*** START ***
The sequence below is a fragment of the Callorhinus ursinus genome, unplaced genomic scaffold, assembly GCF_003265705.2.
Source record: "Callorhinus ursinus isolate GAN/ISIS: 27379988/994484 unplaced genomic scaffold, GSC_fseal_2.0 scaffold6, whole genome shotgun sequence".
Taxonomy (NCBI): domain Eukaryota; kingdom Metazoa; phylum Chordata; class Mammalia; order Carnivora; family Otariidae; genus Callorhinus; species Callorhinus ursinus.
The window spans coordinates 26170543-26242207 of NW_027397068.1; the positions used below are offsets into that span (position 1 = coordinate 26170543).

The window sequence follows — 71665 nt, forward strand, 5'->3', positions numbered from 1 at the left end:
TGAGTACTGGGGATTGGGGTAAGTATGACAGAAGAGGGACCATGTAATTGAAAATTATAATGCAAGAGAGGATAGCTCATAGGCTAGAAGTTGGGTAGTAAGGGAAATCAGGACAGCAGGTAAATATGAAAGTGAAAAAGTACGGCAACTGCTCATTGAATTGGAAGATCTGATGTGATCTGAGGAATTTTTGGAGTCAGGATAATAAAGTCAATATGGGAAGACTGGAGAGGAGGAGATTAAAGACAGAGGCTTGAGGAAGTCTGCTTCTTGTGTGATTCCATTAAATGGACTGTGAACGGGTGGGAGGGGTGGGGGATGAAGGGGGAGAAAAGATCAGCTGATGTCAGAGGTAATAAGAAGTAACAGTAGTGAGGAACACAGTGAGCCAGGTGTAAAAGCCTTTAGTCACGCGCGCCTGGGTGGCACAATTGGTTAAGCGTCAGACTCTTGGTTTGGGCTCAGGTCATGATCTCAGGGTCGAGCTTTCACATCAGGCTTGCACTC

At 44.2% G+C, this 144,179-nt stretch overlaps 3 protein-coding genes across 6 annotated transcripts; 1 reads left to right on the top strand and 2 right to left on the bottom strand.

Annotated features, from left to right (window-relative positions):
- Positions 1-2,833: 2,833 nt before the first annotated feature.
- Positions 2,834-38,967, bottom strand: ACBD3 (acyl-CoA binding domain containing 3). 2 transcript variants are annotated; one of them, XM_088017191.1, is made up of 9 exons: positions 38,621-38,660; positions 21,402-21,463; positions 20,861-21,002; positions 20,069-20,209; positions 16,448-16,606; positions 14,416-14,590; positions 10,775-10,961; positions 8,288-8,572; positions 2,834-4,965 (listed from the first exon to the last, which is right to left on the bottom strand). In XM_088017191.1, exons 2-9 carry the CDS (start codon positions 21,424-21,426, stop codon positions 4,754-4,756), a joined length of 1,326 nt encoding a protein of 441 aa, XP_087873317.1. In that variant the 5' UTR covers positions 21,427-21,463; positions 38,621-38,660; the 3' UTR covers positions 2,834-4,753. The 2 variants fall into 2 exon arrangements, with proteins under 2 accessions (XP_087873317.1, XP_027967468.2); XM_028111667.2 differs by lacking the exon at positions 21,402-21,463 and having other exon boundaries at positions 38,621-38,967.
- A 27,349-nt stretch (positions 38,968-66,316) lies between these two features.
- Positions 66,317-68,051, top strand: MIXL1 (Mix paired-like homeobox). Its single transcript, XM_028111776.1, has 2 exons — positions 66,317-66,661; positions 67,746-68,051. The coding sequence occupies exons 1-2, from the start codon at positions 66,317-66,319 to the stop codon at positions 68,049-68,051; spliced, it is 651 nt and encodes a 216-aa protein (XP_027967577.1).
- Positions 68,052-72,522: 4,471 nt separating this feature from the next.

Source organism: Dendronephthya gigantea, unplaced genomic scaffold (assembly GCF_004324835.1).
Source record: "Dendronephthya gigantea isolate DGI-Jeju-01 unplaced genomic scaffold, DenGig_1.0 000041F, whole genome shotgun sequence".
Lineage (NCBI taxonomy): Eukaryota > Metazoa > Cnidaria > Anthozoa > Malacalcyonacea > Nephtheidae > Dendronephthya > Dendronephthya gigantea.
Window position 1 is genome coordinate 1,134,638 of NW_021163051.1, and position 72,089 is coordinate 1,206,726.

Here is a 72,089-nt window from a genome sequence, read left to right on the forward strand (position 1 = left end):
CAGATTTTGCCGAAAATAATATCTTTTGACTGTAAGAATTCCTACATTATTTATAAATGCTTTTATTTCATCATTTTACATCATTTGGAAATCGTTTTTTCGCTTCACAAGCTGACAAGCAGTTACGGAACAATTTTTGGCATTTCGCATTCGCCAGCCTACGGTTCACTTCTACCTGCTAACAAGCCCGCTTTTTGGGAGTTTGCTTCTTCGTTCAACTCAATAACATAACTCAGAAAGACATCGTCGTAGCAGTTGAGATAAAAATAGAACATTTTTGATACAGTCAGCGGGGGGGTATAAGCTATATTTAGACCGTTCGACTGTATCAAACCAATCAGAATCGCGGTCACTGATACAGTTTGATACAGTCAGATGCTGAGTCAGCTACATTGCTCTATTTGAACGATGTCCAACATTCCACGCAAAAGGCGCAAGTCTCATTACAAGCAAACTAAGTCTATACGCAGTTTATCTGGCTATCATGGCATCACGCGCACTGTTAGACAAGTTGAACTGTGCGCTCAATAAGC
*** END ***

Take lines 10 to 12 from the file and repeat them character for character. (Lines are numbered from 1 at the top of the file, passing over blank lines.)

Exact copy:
- Positions 2,834-38,967, bottom strand: ACBD3 (acyl-CoA binding domain containing 3). 2 transcript variants are annotated; one of them, XM_088017191.1, is made up of 9 exons: positions 38,621-38,660; positions 21,402-21,463; positions 20,861-21,002; positions 20,069-20,209; positions 16,448-16,606; positions 14,416-14,590; positions 10,775-10,961; positions 8,288-8,572; positions 2,834-4,965 (listed from the first exon to the last, which is right to left on the bottom strand). In XM_088017191.1, exons 2-9 carry the CDS (start codon positions 21,424-21,426, stop codon positions 4,754-4,756), a joined length of 1,326 nt encoding a protein of 441 aa, XP_087873317.1. In that variant the 5' UTR covers positions 21,427-21,463; positions 38,621-38,660; the 3' UTR covers positions 2,834-4,753. The 2 variants fall into 2 exon arrangements, with proteins under 2 accessions (XP_087873317.1, XP_027967468.2); XM_028111667.2 differs by lacking the exon at positions 21,402-21,463 and having other exon boundaries at positions 38,621-38,967.
- A 27,349-nt stretch (positions 38,968-66,316) lies between these two features.
- Positions 66,317-68,051, top strand: MIXL1 (Mix paired-like homeobox). Its single transcript, XM_028111776.1, has 2 exons — positions 66,317-66,661; positions 67,746-68,051. The coding sequence occupies exons 1-2, from the start codon at positions 66,317-66,319 to the stop codon at positions 68,049-68,051; spliced, it is 651 nt and encodes a 216-aa protein (XP_027967577.1).